Credits: YVES CHARLEBOIS/QMI AGENCY
The Canadian Medical Association (CMA) and the Canadian Cancer Society (CCS) congratulated the federal government for dropping its longtime opposition to listing asbestos as a hazardous material.
Companies who export the popular building material will now be required to warn their customers that the fire-resistant substance can cause cancer and other illnesses.
The announcement was made Friday by Federal Industry Minister Christian Paradis.
The CMA has been demanding a ban on the use and exportation of asbestos for several years, and has supported the international designation of chrysotile asbestos as a hazardous chemical.
Canada has strict restrictions on the domestic use of the material, but it is the world's fifth-largest exporter of chrysotile asbestos.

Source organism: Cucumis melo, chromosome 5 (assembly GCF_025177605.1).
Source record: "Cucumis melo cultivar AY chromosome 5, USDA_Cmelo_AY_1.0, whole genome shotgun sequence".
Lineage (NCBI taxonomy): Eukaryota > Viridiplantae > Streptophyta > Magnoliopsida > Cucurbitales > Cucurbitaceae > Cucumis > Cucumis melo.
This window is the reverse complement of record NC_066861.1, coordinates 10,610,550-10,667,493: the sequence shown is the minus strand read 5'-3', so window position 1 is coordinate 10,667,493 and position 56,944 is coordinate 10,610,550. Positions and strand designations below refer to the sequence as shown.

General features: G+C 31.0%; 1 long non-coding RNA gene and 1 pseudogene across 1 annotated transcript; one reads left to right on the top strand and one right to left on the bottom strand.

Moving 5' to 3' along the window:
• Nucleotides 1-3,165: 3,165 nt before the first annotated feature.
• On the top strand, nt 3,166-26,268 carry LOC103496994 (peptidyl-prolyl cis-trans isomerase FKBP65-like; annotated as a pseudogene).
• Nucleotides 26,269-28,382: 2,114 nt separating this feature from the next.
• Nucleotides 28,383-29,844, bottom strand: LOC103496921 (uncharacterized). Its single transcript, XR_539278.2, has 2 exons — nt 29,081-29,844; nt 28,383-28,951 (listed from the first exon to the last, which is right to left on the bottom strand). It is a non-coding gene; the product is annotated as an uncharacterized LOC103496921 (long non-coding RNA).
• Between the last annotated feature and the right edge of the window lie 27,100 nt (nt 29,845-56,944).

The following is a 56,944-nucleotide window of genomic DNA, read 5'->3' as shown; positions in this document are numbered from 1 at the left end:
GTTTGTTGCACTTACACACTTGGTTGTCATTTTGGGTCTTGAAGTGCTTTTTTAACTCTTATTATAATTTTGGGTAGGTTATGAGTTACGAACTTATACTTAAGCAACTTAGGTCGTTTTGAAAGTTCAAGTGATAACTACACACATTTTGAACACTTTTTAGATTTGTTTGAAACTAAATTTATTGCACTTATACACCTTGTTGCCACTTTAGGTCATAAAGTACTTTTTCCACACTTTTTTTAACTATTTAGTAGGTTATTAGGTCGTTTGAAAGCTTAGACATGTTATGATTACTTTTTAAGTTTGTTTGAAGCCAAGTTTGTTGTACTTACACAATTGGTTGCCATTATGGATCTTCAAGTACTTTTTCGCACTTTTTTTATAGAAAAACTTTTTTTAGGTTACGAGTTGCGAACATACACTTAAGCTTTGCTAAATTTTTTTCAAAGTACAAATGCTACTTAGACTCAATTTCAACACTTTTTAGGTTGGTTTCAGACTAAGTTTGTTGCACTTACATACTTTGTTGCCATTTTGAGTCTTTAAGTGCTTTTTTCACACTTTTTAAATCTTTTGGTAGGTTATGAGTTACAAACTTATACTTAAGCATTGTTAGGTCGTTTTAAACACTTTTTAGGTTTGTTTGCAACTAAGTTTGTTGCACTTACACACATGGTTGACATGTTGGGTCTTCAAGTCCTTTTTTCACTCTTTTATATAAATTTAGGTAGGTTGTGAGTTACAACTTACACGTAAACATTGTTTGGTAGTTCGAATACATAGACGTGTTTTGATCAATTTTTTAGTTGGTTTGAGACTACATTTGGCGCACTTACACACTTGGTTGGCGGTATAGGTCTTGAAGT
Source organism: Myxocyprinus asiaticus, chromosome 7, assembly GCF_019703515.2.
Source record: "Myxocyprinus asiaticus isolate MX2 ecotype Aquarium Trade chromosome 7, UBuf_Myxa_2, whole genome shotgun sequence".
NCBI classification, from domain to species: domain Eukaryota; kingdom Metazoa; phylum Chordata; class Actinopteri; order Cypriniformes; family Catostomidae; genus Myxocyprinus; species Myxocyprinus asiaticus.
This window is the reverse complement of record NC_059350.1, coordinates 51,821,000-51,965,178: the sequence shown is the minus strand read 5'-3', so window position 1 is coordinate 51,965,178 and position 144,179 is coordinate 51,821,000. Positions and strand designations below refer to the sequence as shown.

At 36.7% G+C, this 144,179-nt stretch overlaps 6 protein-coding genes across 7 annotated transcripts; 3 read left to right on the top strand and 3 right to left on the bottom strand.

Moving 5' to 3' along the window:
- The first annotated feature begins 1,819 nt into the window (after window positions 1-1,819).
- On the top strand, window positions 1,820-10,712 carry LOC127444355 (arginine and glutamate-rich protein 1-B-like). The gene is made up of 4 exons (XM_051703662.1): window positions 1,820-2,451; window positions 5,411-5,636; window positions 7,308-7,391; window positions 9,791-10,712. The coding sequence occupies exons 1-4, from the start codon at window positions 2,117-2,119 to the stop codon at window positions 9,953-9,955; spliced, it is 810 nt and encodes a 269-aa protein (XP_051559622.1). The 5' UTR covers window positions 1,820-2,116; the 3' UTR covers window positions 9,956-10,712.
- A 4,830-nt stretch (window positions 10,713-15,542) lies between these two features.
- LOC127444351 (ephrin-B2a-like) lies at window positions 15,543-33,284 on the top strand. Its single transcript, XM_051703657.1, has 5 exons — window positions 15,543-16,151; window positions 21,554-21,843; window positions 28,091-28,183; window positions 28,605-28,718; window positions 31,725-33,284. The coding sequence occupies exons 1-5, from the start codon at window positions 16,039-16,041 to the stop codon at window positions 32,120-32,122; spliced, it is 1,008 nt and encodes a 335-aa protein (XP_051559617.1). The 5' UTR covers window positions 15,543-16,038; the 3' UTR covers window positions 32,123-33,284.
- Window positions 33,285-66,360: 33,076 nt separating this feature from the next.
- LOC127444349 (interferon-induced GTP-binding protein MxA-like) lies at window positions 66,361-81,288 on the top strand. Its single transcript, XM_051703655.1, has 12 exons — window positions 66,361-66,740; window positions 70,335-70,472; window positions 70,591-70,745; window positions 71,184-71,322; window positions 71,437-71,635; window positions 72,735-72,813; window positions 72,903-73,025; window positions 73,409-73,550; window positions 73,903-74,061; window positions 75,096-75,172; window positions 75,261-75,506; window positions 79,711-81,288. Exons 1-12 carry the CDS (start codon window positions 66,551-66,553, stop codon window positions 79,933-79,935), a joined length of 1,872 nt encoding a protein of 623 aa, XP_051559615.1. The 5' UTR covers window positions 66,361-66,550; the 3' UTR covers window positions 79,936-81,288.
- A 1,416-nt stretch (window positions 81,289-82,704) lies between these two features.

Paradis also said that the federal government will provide up to $50 million to help asbestos mining communities in Quebec “transition” to other economies.
The CMA welcomed the move, saying that "federal funds to support economic diversification in asbestos-producing communities is very important to supporting health and providing alternatives to the mining of a dangerous substance."
In a statement, Paul Lapierre, a spokesman with the Canadian Cancer Society (CCS), said. "We are very pleased to see that the government recognizes that all form of asbestos, including chysotile, cause cancer. It's imperative that the health of people around the world be put ahead of the interests of the asbestos industry. We also welcome the government's $50 million plan to support the affected community."
The CCS says about 107,000 people around the world die every year from occupational exposure to asbestos.